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Copy-number variation and association studies of human disease

Abstract

The central goal of human genetics is to understand the inherited basis of human variation in phenotypes, elucidating human physiology, evolution and disease. Rare mutations have been found underlying two thousand mendelian diseases; more recently, it has become possible to assess systematically the contribution of common SNPs to complex disease. The known role of copy-number alterations in sporadic genomic disorders, combined with emerging information about inherited copy-number variation, indicate the importance of systematically assessing copy-number variants (CNVs), including common copy-number polymorphisms (CNPs), in disease. Here we discuss evidence that CNVs affect phenotypes, directions for basic knowledge to support clinical study of CNVs, the challenge of genotyping CNPs in clinical cohorts, the use of SNPs as markers for CNPs and statistical challenges in testing CNVs for association with disease. Critical needs are high-resolution maps of common CNPs and techniques that accurately determine the allelic state of affected individuals.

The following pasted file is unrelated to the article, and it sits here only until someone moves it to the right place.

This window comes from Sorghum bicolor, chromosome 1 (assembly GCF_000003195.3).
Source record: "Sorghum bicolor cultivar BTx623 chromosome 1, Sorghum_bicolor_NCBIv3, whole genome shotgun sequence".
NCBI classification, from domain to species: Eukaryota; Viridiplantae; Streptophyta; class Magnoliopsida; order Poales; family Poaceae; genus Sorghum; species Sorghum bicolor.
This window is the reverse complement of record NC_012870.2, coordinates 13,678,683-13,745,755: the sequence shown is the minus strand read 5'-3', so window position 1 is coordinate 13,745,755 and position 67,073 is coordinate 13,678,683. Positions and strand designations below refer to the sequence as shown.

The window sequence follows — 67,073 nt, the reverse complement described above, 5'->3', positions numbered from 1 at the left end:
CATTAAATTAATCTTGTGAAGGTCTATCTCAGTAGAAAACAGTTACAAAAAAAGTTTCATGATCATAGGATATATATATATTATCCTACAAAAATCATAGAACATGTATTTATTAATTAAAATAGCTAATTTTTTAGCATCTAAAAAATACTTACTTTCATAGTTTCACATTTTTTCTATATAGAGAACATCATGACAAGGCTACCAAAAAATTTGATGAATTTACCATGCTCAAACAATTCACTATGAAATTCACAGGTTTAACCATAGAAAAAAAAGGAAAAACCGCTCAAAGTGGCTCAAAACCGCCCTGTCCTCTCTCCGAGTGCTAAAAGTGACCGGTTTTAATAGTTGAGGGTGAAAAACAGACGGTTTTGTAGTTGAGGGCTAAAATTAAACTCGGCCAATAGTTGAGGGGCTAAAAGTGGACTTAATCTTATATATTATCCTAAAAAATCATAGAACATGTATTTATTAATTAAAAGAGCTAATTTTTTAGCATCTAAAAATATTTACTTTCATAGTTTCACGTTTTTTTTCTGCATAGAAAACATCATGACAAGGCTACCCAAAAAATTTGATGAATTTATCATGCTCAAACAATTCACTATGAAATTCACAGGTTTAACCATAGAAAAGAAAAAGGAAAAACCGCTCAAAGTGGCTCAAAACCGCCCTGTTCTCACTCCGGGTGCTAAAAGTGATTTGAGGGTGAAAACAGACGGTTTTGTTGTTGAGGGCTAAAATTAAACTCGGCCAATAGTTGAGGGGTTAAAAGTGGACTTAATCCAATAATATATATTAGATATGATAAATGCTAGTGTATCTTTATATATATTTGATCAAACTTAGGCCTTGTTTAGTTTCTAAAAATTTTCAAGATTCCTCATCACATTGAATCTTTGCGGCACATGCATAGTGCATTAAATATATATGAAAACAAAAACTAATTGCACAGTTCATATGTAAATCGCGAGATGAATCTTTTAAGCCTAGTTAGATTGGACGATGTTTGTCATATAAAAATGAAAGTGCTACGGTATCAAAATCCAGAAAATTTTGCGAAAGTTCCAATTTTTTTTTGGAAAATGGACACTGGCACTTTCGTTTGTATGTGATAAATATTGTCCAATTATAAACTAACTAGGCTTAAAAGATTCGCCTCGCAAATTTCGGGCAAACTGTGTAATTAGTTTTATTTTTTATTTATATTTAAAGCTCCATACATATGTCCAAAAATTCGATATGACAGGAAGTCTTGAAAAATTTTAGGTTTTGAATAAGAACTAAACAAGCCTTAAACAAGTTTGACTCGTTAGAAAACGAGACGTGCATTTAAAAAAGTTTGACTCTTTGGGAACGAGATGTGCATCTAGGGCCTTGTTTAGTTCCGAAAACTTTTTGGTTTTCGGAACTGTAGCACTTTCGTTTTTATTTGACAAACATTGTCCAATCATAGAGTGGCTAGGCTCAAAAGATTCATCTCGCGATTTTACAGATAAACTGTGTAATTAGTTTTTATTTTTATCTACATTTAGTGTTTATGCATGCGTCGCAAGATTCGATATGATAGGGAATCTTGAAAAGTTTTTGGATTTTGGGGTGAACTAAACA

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Figure 1: Many potential CNV locations are consistent with the coordinates of a reported CNV-containing region (CNVR).
Figure 2: Although the number of reported copy-number-variable regions has increased dramatically, only a few percent of CNVs have been successfully genotyped.
Figure 3: Using copy-number measurements and copy-number genotypes in association studies.

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McCarroll, S., Altshuler, D. Copy-number variation and association studies of human disease. Nat Genet 39, S37–S42 (2007). https://doi.org/10.1038/ng2080

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